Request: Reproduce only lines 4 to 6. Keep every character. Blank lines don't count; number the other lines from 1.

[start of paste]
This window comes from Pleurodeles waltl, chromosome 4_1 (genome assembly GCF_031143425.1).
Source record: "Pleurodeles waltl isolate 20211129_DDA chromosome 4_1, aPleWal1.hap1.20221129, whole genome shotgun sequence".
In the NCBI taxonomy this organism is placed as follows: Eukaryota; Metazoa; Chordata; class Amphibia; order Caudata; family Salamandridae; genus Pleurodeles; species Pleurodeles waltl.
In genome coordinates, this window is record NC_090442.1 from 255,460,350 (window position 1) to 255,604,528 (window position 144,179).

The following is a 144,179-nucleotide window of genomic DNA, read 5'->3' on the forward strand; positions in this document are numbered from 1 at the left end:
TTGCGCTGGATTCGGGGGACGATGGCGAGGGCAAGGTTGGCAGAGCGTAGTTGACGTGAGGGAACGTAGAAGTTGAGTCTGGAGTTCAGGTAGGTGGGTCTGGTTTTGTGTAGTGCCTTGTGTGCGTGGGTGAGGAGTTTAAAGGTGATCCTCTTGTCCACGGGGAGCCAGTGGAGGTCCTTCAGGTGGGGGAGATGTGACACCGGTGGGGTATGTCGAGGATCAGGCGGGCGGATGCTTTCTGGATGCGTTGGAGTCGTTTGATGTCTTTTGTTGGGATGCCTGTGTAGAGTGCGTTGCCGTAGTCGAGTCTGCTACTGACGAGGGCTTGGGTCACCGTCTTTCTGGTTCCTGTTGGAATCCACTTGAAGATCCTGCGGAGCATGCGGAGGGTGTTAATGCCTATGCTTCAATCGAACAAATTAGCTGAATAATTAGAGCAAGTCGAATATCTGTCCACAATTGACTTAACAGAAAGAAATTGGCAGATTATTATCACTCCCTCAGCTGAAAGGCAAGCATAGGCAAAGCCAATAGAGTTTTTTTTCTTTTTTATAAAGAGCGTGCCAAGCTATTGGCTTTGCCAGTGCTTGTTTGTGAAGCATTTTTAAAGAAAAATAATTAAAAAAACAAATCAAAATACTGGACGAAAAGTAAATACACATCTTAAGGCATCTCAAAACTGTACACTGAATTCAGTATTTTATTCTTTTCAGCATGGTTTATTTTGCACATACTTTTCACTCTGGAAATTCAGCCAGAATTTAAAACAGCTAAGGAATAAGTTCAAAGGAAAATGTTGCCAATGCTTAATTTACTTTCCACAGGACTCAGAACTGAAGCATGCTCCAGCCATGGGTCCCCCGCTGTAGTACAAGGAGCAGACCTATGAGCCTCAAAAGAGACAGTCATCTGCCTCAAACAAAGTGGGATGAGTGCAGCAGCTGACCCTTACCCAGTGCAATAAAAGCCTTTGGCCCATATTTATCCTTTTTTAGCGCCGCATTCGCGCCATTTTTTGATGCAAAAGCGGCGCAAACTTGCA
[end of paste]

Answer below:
In genome coordinates, this window is record NC_090442.1 from 255,460,350 (window position 1) to 255,604,528 (window position 144,179).

The following is a 144,179-nucleotide window of genomic DNA, read 5'->3' on the forward strand; positions in this document are numbered from 1 at the left end:
TTGCGCTGGATTCGGGGGACGATGGCGAGGGCAAGGTTGGCAGAGCGTAGTTGACGTGAGGGAACGTAGAAGTTGAGTCTGGAGTTCAGGTAGGTGGGTCTGGTTTTGTGTAGTGCCTTGTGTGCGTGGGTGAGGAGTTTAAAGGTGATCCTCTTGTCCACGGGGAGCCAGTGGAGGTCCTTCAGGTGGGGGAGATGTGACACCGGTGGGGTATGTCGAGGATCAGGCGGGCGGATGCTTTCTGGATGCGTTGGAGTCGTTTGATGTCTTTTGTTGGGATGCCTGTGTAGAGTGCGTTGCCGTAGTCGAGTCTGCTACTGACGAGGGCTTGGGTCACCGTCTTTCTGGTTCCTGTTGGAATCCACTTGAAGATCCTGCGGAGCATGCGGAGGGTGTTAATGCCTATGCTTCAATCGAACAAATTAGCTGAATAATTAGAGCAAGTCGAATATCTGTCCACAATTGACTTAACAGAAAGAAATTGGCAGATTATTATCACTCCCTCAGCTGAAAGGCAAGCATAGGCAAAGCCAATAGAGTTTTTTTTCTTTTTTATAAAGAGCGTGCCAAGCTATTGGCTTTGCCAGTGCTTGTTTGTGAAGCATTTTTAAAGAAAAATAATTAAAAAAACAAATCAAAATACTGGACGAAAAGTAAATACACATCTTAAGGCATCTCAAAACTGTACACTGAATTCAGTATTTTATTCTTTTCAGCATGGTTTATTTTGCACATACTTTTCACTCTGGAAATTCAGCCAGAATTTAAAACAGCTAAGGAATAAGTTCAAAGGAAAATGTTGCCAATGCTTAATTTACTTTCCACAGGACTCAGAACTGAAGCATGCTCCAGCCATGGGTCCCCCGCTGTAGTACAAGGAGCAGACCTATGAGCCTCAAAAGAGACAGTCATCTGCCTCAAACAAAGTGGGATGAGTGCAGCAGCTGACCCTTACCCAGTGCAATAAAAGCCTTTGGCCCATATTTATCCTTTTTTAGCGCCGCATTCGCGCCATTTTTTGATGCAAAAGCGGCGCAAACTTGCA